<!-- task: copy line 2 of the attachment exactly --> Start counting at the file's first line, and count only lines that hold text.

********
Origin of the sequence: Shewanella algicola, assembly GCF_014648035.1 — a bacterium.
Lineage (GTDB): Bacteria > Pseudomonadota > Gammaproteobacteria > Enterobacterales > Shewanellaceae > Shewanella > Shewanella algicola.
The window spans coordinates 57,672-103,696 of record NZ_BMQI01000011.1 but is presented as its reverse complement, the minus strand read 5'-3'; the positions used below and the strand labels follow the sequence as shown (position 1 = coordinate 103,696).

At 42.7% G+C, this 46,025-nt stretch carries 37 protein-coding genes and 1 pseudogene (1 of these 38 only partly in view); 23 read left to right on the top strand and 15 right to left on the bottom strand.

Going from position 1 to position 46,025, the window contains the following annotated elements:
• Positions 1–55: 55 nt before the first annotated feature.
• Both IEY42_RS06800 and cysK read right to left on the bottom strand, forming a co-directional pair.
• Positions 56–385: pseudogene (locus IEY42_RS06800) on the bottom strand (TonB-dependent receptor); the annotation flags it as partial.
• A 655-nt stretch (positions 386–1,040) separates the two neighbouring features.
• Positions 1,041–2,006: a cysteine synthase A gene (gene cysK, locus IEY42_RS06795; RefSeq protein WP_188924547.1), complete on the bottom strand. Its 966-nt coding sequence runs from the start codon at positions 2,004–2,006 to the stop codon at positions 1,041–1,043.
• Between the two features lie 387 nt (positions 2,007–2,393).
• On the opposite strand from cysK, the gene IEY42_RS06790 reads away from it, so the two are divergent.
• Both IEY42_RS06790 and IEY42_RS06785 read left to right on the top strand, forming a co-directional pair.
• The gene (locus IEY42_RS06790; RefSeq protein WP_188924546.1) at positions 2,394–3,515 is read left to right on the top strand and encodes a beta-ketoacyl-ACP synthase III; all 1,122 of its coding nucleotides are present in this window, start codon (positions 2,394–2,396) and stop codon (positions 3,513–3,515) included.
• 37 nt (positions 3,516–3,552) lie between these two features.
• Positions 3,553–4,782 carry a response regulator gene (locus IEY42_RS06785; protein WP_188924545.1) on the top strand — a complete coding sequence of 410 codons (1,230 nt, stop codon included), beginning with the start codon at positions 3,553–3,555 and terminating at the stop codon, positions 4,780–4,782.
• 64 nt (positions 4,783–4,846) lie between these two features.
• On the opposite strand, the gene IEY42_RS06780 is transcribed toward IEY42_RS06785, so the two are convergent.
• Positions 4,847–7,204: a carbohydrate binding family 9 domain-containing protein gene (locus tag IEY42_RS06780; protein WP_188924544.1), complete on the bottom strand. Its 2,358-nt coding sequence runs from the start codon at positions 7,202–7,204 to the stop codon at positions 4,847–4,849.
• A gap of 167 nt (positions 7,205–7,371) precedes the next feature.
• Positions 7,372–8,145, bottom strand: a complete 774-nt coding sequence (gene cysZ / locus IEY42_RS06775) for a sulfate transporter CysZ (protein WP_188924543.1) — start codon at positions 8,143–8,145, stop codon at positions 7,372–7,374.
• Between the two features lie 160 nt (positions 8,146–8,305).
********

Lineage (GTDB): Bacteria > Pseudomonadota > Gammaproteobacteria > Enterobacterales > Shewanellaceae > Shewanella > Shewanella algicola.